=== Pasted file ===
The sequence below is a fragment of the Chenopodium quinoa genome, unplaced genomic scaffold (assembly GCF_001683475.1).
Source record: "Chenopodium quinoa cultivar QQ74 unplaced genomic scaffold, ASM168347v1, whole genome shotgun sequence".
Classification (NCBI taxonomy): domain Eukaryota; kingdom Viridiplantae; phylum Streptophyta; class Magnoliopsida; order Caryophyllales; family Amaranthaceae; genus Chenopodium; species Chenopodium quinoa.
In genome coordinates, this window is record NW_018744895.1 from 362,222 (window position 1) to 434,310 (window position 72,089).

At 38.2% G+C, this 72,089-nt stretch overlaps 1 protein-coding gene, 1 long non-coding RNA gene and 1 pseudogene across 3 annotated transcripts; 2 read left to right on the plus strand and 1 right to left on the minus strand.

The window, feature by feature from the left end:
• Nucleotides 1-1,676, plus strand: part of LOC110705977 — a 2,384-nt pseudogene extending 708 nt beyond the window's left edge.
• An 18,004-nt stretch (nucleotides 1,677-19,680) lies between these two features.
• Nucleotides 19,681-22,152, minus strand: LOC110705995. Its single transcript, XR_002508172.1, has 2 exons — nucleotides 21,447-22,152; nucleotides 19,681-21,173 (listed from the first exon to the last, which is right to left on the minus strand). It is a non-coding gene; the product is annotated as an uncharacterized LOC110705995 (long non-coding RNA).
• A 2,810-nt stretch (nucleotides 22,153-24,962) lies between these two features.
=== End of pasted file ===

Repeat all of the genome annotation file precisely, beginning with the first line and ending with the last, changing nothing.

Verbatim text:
The sequence below is a fragment of the Chenopodium quinoa genome, unplaced genomic scaffold (assembly GCF_001683475.1).
Source record: "Chenopodium quinoa cultivar QQ74 unplaced genomic scaffold, ASM168347v1, whole genome shotgun sequence".
Classification (NCBI taxonomy): domain Eukaryota; kingdom Viridiplantae; phylum Streptophyta; class Magnoliopsida; order Caryophyllales; family Amaranthaceae; genus Chenopodium; species Chenopodium quinoa.
In genome coordinates, this window is record NW_018744895.1 from 362,222 (window position 1) to 434,310 (window position 72,089).

At 38.2% G+C, this 72,089-nt stretch overlaps 1 protein-coding gene, 1 long non-coding RNA gene and 1 pseudogene across 3 annotated transcripts; 2 read left to right on the plus strand and 1 right to left on the minus strand.

The window, feature by feature from the left end:
• Nucleotides 1-1,676, plus strand: part of LOC110705977 — a 2,384-nt pseudogene extending 708 nt beyond the window's left edge.
• An 18,004-nt stretch (nucleotides 1,677-19,680) lies between these two features.
• Nucleotides 19,681-22,152, minus strand: LOC110705995. Its single transcript, XR_002508172.1, has 2 exons — nucleotides 21,447-22,152; nucleotides 19,681-21,173 (listed from the first exon to the last, which is right to left on the minus strand). It is a non-coding gene; the product is annotated as an uncharacterized LOC110705995 (long non-coding RNA).
• A 2,810-nt stretch (nucleotides 22,153-24,962) lies between these two features.